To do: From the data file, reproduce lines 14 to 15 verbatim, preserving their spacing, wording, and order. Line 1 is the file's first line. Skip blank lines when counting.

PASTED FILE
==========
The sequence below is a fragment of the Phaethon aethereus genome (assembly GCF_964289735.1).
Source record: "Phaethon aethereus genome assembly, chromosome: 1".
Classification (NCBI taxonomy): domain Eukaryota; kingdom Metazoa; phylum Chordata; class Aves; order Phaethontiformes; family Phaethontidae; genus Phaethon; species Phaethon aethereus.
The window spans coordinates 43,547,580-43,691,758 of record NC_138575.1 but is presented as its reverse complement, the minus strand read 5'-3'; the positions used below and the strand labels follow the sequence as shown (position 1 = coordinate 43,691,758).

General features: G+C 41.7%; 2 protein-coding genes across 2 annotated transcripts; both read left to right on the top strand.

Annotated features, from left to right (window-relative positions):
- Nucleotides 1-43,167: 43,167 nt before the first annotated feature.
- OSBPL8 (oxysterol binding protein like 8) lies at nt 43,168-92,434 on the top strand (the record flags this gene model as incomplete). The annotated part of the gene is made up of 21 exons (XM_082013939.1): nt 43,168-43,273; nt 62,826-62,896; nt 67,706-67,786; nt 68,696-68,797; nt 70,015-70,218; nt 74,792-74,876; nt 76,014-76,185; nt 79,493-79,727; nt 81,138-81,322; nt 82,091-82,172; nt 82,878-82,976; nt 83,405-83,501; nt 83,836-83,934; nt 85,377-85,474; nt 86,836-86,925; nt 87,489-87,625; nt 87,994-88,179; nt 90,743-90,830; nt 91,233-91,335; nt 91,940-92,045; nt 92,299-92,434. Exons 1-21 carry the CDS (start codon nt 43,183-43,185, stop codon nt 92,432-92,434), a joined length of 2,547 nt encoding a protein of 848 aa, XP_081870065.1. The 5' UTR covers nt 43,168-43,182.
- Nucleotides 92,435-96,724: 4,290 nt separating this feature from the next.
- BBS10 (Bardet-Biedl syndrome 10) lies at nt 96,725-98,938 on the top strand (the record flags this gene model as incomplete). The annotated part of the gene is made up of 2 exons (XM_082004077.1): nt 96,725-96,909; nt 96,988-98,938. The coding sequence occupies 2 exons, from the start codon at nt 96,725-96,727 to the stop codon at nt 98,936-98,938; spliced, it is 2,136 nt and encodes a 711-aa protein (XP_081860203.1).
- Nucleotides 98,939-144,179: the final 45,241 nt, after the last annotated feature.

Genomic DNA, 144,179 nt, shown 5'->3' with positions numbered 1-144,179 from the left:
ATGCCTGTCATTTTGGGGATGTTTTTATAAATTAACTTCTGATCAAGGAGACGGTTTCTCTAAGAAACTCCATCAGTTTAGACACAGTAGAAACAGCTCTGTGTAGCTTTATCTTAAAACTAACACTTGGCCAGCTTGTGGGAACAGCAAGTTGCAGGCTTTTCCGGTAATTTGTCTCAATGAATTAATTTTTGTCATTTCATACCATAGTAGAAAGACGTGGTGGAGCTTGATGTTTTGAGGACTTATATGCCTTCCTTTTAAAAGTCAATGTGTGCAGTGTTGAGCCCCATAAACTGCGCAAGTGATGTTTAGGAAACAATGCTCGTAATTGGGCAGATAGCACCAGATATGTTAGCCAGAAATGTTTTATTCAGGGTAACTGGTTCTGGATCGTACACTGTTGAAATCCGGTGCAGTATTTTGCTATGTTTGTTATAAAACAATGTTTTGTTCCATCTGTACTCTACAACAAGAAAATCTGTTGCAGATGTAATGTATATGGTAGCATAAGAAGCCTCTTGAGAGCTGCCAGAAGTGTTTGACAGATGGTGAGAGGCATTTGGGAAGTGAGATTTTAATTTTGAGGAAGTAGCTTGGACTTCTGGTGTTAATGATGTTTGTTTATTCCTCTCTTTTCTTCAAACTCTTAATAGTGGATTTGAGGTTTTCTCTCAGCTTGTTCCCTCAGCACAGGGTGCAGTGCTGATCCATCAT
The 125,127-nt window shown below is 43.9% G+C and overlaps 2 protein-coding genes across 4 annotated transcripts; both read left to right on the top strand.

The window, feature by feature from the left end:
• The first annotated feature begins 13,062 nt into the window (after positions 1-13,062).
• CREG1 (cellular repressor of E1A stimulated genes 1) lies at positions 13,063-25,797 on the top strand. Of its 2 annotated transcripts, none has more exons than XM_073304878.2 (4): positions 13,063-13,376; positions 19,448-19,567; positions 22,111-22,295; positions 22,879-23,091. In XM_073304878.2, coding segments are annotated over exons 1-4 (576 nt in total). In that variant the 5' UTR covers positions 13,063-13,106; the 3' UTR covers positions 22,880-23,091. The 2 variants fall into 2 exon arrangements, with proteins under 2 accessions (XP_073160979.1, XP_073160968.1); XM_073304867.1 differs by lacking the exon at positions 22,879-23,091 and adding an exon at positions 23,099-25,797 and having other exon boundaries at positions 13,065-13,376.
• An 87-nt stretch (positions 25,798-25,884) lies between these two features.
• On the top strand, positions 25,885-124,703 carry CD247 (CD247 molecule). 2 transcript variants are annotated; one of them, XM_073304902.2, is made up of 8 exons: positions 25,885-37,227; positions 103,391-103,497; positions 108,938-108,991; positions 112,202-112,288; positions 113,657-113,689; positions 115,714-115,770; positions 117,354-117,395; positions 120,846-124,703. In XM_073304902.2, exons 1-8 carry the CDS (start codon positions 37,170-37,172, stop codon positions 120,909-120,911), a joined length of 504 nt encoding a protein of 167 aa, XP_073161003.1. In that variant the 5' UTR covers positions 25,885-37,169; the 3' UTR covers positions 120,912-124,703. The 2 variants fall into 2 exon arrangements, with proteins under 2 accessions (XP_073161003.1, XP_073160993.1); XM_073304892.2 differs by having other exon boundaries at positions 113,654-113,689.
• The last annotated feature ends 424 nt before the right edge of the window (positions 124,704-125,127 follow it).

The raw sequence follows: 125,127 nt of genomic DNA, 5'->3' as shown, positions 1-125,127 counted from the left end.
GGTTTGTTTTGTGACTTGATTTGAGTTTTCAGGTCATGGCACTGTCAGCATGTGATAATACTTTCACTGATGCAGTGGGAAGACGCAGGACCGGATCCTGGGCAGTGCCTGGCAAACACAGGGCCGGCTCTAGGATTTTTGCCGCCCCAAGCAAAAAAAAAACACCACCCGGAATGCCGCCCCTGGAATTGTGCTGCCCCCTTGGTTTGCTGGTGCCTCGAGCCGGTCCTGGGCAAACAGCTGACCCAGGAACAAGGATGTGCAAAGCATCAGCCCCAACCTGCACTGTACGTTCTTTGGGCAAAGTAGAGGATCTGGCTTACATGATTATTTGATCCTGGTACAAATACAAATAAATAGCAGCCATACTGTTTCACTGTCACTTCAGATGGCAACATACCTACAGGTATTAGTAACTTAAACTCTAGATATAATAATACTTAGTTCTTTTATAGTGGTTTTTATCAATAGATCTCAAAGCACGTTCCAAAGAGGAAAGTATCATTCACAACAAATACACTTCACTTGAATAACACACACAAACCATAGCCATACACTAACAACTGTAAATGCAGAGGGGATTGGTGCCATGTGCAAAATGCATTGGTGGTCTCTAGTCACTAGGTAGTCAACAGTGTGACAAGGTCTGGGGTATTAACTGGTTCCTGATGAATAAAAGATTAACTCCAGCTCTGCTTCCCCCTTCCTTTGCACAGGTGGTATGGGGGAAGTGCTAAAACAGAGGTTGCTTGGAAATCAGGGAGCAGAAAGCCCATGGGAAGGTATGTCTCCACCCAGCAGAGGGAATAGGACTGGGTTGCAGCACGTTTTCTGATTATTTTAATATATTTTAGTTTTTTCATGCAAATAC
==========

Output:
The 125,127-nt window shown below is 43.9% G+C and overlaps 2 protein-coding genes across 4 annotated transcripts; both read left to right on the top strand.

The window, feature by feature from the left end: